Thursday, July 19, 2012

Reducing Corruption through Ethics Education in Ghana

Dr. Brian Engelland
Dr. Brian Engelland recently traveled to Accra, Ghana to participate in an educational conference at the Catholic Institute of Business and Technology.  Here is his fascinating and inspiring report: 

I know it’s a small world, but my horizons have expanded considerably as a result of my visit to Ghana.

Ghana is a small country with a big problem. Corruption is rampant in government and business – everyone there seems to be on the take – and as a result, the country is growing more and more impoverished as citizens are bled dry and money is funneled out to Swiss bank accounts. Over 60% of the country lives in poverty. How can the corrupt be convinced to stop their cheating?  Where does one start?

Most Reverend Charles Palmer-Buckle, the charismatic archbishop of Accra (the largest city in Ghana), is convinced that education is a major part of the answer. When business and government leaders can be shown that ethical world class companies are highly successful without engaging in unethical conduct, those leaders can be convinced to come around to the ethical side. After all, there is a right way to conduct business, a way that doesn’t involve lying, cheating or stealing.  It’s a way that serves society so that everyone benefits.

The Opening Ceremonies
I had never been to the African continent, but at the Archbishop’s invitation, I found myself on a Delta flight to Accra along with two other Washington, DC – based experts: Rev. Dr. Paul Sullins, professor of sociology at Catholic University, and Steve Hilbert, Africa Policy Advisor for the United States Conference of Catholic Bishops.  Our role was to assist professors at the Catholic Institute of Business and Technology (CIBT) in delivering a one-week seminar to 130 Ghanaian Catholic business people and educators on how to conduct business ethically. The Archbishop’s idea was to start with Catholics – they comprise 16% of the population and participate in the highest levels of business and government – reasoning that if Catholics can begin behaving ethically, then a groundswell of ethicality can begin to transform the entire country.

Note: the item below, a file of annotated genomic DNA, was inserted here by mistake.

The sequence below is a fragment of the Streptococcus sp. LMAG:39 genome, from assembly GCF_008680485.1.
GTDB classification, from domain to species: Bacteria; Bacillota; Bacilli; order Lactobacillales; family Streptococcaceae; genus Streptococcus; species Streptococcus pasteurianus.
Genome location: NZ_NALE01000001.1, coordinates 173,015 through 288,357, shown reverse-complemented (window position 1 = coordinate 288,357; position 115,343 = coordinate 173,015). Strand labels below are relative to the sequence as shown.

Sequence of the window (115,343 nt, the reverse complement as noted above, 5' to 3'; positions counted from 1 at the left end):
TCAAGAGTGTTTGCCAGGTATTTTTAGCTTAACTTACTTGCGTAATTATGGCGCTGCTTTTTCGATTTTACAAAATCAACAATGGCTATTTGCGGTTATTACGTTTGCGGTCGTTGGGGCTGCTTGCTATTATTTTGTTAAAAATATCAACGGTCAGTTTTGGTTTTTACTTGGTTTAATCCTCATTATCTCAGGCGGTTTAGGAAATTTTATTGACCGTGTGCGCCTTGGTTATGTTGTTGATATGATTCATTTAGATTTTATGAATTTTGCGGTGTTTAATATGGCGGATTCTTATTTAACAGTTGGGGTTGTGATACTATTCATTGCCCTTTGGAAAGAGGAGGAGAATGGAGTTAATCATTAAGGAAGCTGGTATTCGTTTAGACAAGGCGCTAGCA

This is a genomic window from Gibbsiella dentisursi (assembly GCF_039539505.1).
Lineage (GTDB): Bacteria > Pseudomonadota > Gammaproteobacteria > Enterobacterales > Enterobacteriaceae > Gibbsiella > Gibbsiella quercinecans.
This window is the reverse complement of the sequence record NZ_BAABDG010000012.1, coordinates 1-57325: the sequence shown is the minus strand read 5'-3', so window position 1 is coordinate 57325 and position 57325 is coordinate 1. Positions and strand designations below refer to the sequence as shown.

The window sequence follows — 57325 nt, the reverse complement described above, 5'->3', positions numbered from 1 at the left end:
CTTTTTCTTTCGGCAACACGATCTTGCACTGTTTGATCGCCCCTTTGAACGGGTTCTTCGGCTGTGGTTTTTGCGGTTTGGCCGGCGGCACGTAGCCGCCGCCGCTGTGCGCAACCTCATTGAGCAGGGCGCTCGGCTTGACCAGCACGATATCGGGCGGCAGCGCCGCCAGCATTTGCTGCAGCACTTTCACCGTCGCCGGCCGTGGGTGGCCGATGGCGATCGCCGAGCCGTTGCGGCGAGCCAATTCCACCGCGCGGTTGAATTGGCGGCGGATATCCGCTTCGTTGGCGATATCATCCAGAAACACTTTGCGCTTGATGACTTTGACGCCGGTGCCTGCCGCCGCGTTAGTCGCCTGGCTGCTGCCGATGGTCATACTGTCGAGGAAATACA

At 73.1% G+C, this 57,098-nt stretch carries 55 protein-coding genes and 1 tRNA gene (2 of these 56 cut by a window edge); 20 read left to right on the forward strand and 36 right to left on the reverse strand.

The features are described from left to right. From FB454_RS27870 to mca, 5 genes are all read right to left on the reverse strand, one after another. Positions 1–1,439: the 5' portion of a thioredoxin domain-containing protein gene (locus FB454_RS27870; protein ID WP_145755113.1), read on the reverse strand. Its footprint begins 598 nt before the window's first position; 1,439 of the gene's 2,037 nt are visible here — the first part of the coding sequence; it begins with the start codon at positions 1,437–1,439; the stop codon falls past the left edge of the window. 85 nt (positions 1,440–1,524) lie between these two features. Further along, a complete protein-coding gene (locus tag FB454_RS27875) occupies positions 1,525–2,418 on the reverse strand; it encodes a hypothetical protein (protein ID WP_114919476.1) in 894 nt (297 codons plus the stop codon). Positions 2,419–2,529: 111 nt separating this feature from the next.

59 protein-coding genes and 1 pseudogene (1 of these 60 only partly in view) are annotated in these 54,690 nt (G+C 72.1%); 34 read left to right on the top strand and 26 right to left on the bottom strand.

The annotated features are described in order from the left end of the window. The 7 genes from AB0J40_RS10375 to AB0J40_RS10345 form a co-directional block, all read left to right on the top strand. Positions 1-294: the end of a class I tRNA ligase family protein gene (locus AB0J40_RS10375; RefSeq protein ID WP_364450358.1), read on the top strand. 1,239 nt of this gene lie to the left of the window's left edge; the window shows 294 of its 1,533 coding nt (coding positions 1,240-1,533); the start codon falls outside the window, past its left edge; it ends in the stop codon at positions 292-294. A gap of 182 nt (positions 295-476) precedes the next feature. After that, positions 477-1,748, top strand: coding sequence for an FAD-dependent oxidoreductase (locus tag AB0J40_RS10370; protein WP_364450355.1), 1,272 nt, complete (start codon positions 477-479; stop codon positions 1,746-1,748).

I came ready to deliver four ethics presentations totaling approximately six hours of lecture and to lead group case analyzes involving ethical situations at such organizations as DeBeers, The World Bank and Wal-Mart. I based much of my remarks on the new Church document released in March by the Pontifical Council of Justice and Peace, entitled “The Vocation of Business Leaders.” That document refers to six critical principles in Catholic social teaching that apply to ethical issues in business. Amazingly, the principal author of that document was none other than Ghana’s own Cardinal Peter Turkson! So here I was, an American coming to explain to the Ghanaian people what was contained in a document written by one of their own religious leaders! God certainly has a sense of humor! 

Brian working with a task group
Our format consisted of three integrated sections each day.  First we conveyed the principles of good ethical conduct, second we looked at specific business and organizational applications, and third, we broke the larger group into small discussion groups and challenged them to apply ethical concepts to local Ghanaian situations.

Dr. Engelland addressing the conference

We had an outstanding week with lots of good effect, blessings and cultural exchange.  God was awesome in all of it.  Our visit and content was a lot more important to our hosts than we realized beforehand.  We were showered with thanks, appreciation and gifts.  The opening and closing ceremonies were broadcast on Ghana national television.  Newspaper coverage featured multiple color pictures taken at the conference.  During the week the archbishop met with us twice and we were invited to meet with the papal nuncio; both of them underscored the importance to the diocese, country and region of what we were doing. 

The number of participants grew throughout the week.  By Thursday they were so into discussing and applying what they were learning that, when we called breaks from discussion, everyone ignored it and kept right on discussing!  It was exciting to be teaching such a vibrant and receptive group, who were just drinking it all in.  Conference evaluations provided evidence that conferees really appreciated our approach, so much so that we were invited back to participate in the next stage of the Archbishop’s plan – a follow-up  program to be scheduled next summer.

When we were at dinner with the charismatic Archbishop, he told us that most people who come to Ghana for one week fall victim to the “Ghanaian disease.”  And what is that disease?  It’s an intense desire to return to Ghana!  Yes, I think I’ve contracted the disease.

Dr. Brian Engelland
Professor of Marketing

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